you know when I walked in the world as a woman, as a butch lesbian, I would intervene into things.
All right. If I saw a domestic abuse sort of thing happening – which I did a few times and that – I would step in and I would challenge the guy. But there’s always that… You know, I used to train people in dealing with violence and aggression as well, and it is so gendered in terms of… Stereotypically, generally, men who are being aggressive in a public space, whilst they… It’s a harder thing for them to be violent towards a woman than it is to be violent towards a man. That’s obviously not to say that they don’t do it, because obviously they do, but –
Generally, yeah. And so, I will never forget there was a time when I was in London and that, and I always used to get really pissed off at people who didn’t acknowledge you if you’d let them into the road or something like that, you know, and I remember – I lived in Hackney at the time – I was driving our little Mini Metro – Lemon Mini Metro! Not very cool at all! – but my girlfriend was in it as well, and we’d just been shopping, we drove back to the street that we lived in in Hackney, and as we were just coming round the corner and someone cut us up and I just went “Oh, for fuck’s sake!”, you know, like, angry. And then just carried on my journey just to park in the street that we lived in, which was a one-way street near a hospital, so parking was always a bit difficult. So as I, sort of like, drew up and just parked, this car had chased round – who I had dissed, basically – with four big guys in it, all right, and they had the windows, and they were coming for me because I had disrespected them in their view. And of course I was still angry at that point and saying “Well you fucking cut me up!” and da-de-da, but as soon as they realised that I was a woman they laughed.
INTERVIEWER: Right, so did those two kind of experiences link in your head a bit?
Yeah, absolutely. That difference. And then, only a couple of years ago I was in a local supermarket car park just walking my dog back from… bringing my dog back from a walk, and one of the other things that get me is people who are on their phone when they’re driving, and this guy was on his mobile phone driving through the supermarket car park, and I was walking with my dog towards him. He wasn’t going very fast but he had the phone to his ear and I was like “Fucking get the fucking phone off you”, not realising his window was wound right down so he heard everything that I said. You know, I wasn’t saying it to anybody but I was mouthing out loud, and I thought “Oh god…”. Because every time that’s happened before and that, particularly when I walking… I would get a whole heap of abuse back. And literally as I carried on walking towards him and he was driving towards me we sort of like passed, and he was trembling and he was trying to sort of like get the phone off of his hand so that he wasn’t… Because he was scared of me [laughter] and I was like “Oh my god, that’s male power that is”. You know, that would never have happened at all. He would have just been quite happy to have verbally abused me if he had perceived me as a woman. But because he saw me just as another guy and he felt… and I had been outspoken about his behaviour he wilted [laughter] Which was quite a nice feeling, actually, you know.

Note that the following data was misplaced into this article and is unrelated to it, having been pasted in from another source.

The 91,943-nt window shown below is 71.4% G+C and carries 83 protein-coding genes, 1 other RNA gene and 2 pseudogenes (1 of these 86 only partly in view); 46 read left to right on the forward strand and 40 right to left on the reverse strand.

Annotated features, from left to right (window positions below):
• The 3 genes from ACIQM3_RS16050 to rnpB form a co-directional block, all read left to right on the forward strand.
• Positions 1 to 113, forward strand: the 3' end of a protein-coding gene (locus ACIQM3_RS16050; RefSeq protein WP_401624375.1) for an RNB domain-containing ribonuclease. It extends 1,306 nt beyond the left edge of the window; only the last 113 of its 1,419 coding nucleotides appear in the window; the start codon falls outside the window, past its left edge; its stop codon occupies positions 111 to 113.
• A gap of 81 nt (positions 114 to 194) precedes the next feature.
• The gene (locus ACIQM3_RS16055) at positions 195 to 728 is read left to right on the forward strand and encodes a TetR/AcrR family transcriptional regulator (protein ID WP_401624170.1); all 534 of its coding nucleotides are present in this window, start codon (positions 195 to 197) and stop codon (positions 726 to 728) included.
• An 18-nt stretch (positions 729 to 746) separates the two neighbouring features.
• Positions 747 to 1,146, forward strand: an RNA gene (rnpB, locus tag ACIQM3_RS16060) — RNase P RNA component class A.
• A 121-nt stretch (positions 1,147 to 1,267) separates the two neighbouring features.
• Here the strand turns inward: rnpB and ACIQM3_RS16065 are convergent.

INTERVIEWER: Powerful, was it?
Very powerful. And a very strong reminder, again… and also, because I then… it wasn’t long after that actually there was another, it was clearly a domestic abuse situation and that in the same supermarket car park… car park of a supermarket. And I was very conscious that I couldn’t intervene in the same way that I had before. So I was keeping an eye, and a woman came over and that and I said “Look, I’m keeping an eye on that. Do you want to go and get security for this?”. Because I knew if I intervened in this I was likely to get punched then. So I’m far more, sort of like, conscious of sort of like how people’s behaviour changes completely depending sort of like on how they see you, gendered speaking. And that and attitudes with strangers’ children, because again I used to be completely safe with strangers’ children, you know, but now I’m perceived as a potential threat.